personal essay

Iftar, Samosas, and the Month of Infinite Blessings Lived on Zoom

published May 5, 2020
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One Ramadan years ago, in the interest of time, my husband suggested we forgo “iftar foods” and keep things simple. We would break fast with a date per tradition and a glass of water, swiftly offer the evening prayer, and eat dinner. We were both beholden to busy work schedules so this made the most sense in terms of getting enough sleep before rising for sahoor, the pre-dawn meal. 

Although I acquiesced, I was disappointed. In many Muslim cultures, iftar is a ceremonious affair. You start with a date, yes, but then you move on to a litany of tempting amuse-bouches before gathering to pray. As South Asian Muslims, that means things like a big bowl of fruit chaat, fried chickpea fritters called pakoras, and samosas stuffed with spiced ground beef. Without these tantalizing appetizers, iftar became decidedly less festive — merely dinner eaten later than usual. In a country where Ramadan is virtually invisible, I realized iftar foods are what make the blessed month special to me. In the years since we’ve had children, I’ve made it a point to serve these dishes as a way to differentiate this special time from the rest of the year. Now, especially, this tradition feels more important than ever. 

In a country where Ramadan is virtually invisible, I realized iftar foods are what make the blessed month special to me.

For a holiday marked by the absence of food, I spend a lot of time thinking about it during Ramadan. Some might say I’m missing the point. But going without food and drink highlights how privileged I am to not have to think about food on a daily basis during the rest of the year. When you are food-secure, your mind does not fixate on where or how you will get these finite resources, because it doesn’t have to. Ramadan brings that intentionality back.

There is nothing unintentional about Ramadan this year. With COVID-19, no action, big or small, is done without careful consideration. Should we drive by a friend’s house with a batch of crescent cookies or is it putting them at risk? How can we meet our parents’ emotional needs while isolating from them during a special holiday? The global pandemic has brought into sharp focus how much we took the blessings of good health and community for granted. Lessons that, I should point out, Ramadan has long been trying to teach us. Forgoing food and water temporarily humbles us, and lets us experience what it’s like to be weak. In the same way, coronavirus has brought to light how delicate our health actually is.

Food has been a main comfort as we celebrate during this strange time. In fact, preparing and enjoying iftar dishes has been one of the major ways my family has conjured the Ramadan spirit in our home. We’ve clung to some traditional dishes. The end of a long fast in sweltering temperatures is met with the refreshing taste of peppery fruit chaat and a swig of tangy-sweet lassi, a South Asian yogurt drink. My mother-in-law has graciously dropped off her famous chicken pakoras on our doorstep. Other traditions have been modified. Instead of getting together with my mom and grandma a few weeks before Ramadan to wrap samosas in bulk for the month, I bought ready-made ones from a local maker. Due to the unpredictability of groceries, some new traditions have even been created. The kids and I made chocolate-dipped bananas with items we had on hand, inspired by their favorite Curious George book.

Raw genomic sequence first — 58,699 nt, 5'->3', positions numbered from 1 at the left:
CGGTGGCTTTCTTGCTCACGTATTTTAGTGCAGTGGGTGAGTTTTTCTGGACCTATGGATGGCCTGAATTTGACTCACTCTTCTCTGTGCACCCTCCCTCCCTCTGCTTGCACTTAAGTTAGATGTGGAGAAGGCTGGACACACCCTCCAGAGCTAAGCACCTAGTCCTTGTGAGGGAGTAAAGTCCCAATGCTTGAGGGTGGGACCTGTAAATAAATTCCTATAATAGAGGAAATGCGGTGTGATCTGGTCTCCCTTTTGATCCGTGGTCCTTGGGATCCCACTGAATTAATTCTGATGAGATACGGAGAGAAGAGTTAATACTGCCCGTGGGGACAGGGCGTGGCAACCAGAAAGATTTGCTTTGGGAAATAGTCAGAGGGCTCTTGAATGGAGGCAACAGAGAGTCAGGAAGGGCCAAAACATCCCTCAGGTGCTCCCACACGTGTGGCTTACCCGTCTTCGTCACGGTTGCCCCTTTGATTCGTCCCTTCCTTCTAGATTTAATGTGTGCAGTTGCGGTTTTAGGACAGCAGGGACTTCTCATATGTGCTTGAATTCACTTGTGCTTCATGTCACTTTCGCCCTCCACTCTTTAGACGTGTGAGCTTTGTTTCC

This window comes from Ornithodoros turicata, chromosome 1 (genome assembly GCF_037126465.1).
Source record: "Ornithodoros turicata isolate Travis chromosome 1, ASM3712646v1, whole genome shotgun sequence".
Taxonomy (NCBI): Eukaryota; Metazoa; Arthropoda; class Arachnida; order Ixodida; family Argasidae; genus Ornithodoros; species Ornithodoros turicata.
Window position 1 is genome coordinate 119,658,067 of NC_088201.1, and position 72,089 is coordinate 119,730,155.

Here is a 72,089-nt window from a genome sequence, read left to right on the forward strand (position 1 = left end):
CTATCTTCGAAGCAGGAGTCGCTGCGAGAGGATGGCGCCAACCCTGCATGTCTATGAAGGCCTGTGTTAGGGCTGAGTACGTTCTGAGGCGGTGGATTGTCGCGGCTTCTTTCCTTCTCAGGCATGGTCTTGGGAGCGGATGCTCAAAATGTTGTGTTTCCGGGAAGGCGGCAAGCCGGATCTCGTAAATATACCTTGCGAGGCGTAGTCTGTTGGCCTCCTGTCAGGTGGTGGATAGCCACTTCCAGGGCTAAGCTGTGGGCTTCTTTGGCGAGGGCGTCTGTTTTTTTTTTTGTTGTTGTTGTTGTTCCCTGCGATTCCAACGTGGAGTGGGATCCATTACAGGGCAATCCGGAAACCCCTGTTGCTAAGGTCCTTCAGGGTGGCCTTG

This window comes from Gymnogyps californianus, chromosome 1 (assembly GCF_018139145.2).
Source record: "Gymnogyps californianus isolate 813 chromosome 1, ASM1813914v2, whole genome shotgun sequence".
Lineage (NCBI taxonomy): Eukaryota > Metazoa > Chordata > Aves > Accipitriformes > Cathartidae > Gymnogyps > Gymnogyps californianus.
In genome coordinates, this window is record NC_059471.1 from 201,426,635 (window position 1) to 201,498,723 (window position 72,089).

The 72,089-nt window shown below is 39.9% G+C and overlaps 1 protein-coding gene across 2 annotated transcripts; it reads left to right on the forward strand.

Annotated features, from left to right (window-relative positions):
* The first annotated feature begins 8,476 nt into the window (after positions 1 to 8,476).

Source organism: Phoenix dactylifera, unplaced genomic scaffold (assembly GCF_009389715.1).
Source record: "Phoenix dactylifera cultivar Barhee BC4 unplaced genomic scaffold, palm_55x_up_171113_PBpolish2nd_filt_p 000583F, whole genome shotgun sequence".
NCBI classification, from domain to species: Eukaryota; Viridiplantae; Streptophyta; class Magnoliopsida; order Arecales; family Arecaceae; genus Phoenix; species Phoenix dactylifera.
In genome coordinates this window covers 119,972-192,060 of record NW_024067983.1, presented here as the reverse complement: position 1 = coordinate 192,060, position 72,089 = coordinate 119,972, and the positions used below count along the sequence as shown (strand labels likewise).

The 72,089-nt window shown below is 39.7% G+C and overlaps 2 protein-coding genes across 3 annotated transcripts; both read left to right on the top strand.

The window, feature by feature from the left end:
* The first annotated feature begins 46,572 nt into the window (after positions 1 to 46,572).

The kids, who are too young to fast, have championed iftar time as their own celebratory moment. Even though they eat dinner much earlier than us, they are first in line for their share of iftar treats — dates, rose milk (a sweet drink flavored with rose water), and my mother-in-law’s lokhmey (small crepes filled with meat). The evenings I don’t have a special appetizer ready because I ran out of time (yes, this still happens), the kids are first to point out its absence. Admittedly, dinners eaten without partaking in iftar hors d’oeuvres first feel more empty to me too. Who knew these little snacks would help us feel some semblance of normal?

The global pandemic has brought into sharp focus how much we took the blessings of good health and community for granted.

Another cornerstone of the holy month is gathering with loved ones — breaking fast together and joining congregational prayers in the mosque at night. But in the wake of the COVID-19 crisis, many mosques, like other places of worship, have shut their doors indefinitely. For our family, breaking fast alongside grandparents, aunts, uncles, and cousins has historically been a huge priority so our children could understand Ramadan as a unique time of togetherness. This is no longer an option. Instead we share dinner over Zoom with relatives, where we’ll compare notes on who’s eating what. It’s no substitute for breaking fast together, but it’ll do.

Inside the pressure cooker of grave circumstance and an uncertain future ahead, iftar dishes have soaked up even more meaning for me. Whereas I previously saw them as frivolous supplements, these celebratory foods are more necessary now than ever before. They signal to us that no matter what, the month of infinite blessings is here. We must celebrate with intention, for we don’t know which blessings we take for granted today may not be with us next Ramadan. We might not have friends to visit or relatives to hug, but this year we do have samosas.